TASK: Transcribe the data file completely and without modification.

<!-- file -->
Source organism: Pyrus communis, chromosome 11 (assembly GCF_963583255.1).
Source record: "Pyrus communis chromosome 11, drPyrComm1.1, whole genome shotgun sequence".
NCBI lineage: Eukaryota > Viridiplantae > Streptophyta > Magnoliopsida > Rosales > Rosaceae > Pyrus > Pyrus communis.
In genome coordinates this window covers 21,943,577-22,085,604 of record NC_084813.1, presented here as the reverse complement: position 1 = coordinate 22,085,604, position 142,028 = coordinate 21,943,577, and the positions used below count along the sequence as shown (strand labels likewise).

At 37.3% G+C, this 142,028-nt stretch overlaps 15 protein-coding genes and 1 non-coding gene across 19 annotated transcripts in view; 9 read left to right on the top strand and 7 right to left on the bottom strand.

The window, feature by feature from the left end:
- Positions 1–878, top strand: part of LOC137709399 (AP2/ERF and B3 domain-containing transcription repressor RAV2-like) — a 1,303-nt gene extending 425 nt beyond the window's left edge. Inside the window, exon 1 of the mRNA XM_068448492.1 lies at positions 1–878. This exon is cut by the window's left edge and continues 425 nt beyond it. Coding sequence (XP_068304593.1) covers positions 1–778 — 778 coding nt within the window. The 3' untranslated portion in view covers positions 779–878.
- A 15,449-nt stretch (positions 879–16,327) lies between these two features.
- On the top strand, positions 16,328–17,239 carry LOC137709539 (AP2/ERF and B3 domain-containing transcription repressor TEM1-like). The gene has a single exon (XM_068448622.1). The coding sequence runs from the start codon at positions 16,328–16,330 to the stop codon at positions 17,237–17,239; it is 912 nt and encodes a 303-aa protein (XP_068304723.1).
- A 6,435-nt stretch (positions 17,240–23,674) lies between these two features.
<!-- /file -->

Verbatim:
Source organism: Pyrus communis, chromosome 11 (assembly GCF_963583255.1).
Source record: "Pyrus communis chromosome 11, drPyrComm1.1, whole genome shotgun sequence".
NCBI lineage: Eukaryota > Viridiplantae > Streptophyta > Magnoliopsida > Rosales > Rosaceae > Pyrus > Pyrus communis.
In genome coordinates this window covers 21,943,577-22,085,604 of record NC_084813.1, presented here as the reverse complement: position 1 = coordinate 22,085,604, position 142,028 = coordinate 21,943,577, and the positions used below count along the sequence as shown (strand labels likewise).

At 37.3% G+C, this 142,028-nt stretch overlaps 15 protein-coding genes and 1 non-coding gene across 19 annotated transcripts in view; 9 read left to right on the top strand and 7 right to left on the bottom strand.

The window, feature by feature from the left end:
- Positions 1–878, top strand: part of LOC137709399 (AP2/ERF and B3 domain-containing transcription repressor RAV2-like) — a 1,303-nt gene extending 425 nt beyond the window's left edge. Inside the window, exon 1 of the mRNA XM_068448492.1 lies at positions 1–878. This exon is cut by the window's left edge and continues 425 nt beyond it. Coding sequence (XP_068304593.1) covers positions 1–778 — 778 coding nt within the window. The 3' untranslated portion in view covers positions 779–878.
- A 15,449-nt stretch (positions 879–16,327) lies between these two features.
- On the top strand, positions 16,328–17,239 carry LOC137709539 (AP2/ERF and B3 domain-containing transcription repressor TEM1-like). The gene has a single exon (XM_068448622.1). The coding sequence runs from the start codon at positions 16,328–16,330 to the stop codon at positions 17,237–17,239; it is 912 nt and encodes a 303-aa protein (XP_068304723.1).
- A 6,435-nt stretch (positions 17,240–23,674) lies between these two features.